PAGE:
The Commission announced ten days ago that the American social network controlled by Elon Musk was withdrawing from this voluntary code launched in 2018, which contains about forty commitments aimed in particular at better cooperating with fact-checkers and depriving sites disseminating fake news of advertising.
"We think this is a mistake on Twitter's part ... They chose confrontation," Jourova, the Commission's values and transparency officer, told reporters.
Beyond the voluntary commitments currently in place, the fight against disinformation will become a legal obligation under the DSA (the European Digital Services Act) in force from 25 August.
If Twitter "wants to operate and make money in the European market, it will have to comply with the Digital Services Act," Jourova said.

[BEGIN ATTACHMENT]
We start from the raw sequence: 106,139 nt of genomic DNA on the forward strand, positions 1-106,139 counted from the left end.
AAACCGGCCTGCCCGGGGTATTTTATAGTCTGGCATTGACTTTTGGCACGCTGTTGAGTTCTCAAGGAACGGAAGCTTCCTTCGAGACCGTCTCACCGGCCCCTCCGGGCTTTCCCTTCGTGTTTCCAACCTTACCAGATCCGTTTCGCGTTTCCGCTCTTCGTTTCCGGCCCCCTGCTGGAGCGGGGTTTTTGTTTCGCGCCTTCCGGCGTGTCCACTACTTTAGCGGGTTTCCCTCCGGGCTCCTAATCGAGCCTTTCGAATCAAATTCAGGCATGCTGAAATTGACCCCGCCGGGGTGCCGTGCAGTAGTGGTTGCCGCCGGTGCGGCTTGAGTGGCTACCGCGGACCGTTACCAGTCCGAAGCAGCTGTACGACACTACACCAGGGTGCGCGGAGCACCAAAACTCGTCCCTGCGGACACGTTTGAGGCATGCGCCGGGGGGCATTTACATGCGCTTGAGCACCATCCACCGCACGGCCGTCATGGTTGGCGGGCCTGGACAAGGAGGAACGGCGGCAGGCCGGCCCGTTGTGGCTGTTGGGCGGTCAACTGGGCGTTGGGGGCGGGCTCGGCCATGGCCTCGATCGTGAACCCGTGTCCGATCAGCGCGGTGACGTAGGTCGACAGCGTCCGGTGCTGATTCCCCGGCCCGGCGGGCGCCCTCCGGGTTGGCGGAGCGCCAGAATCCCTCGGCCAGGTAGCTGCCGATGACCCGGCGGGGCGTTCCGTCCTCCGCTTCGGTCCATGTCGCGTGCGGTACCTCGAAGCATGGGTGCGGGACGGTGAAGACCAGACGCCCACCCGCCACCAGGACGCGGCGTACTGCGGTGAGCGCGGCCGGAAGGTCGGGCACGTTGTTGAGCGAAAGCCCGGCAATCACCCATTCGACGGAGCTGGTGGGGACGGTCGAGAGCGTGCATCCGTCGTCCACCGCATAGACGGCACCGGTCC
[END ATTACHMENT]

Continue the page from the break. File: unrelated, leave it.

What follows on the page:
"The code is voluntary, but make no mistake: by leaving the code, Twitter will receive increased attention. Its actions and compliance with European law (DSA) will be scrutinized closely, firmly and as a matter of priority," she warned.
Twitter's departure comes as no surprise to Brussels: since buying the social network more than six months ago, billionaire Elon Musk has relaxed the moderation of problematic content and appears to have amplified the voices of notorious propagators of disinformation on the platform.
The European Code of Practice against online disinformation brings together around thirty signatories, giants such as Meta, Google, Microsoft or TikTok, but also smaller platforms, as well as advertising professionals, fact-checkers and NGOs. The signatories of the code had themselves participated in its drafting.
"A lot of people working at Twitter had collaborated with us ... It's sad. Twitter had very competent and determined (employees) who understood that there must be some responsibility, increased accountability on the part of the platforms," Jourova said.
© 2023 AFP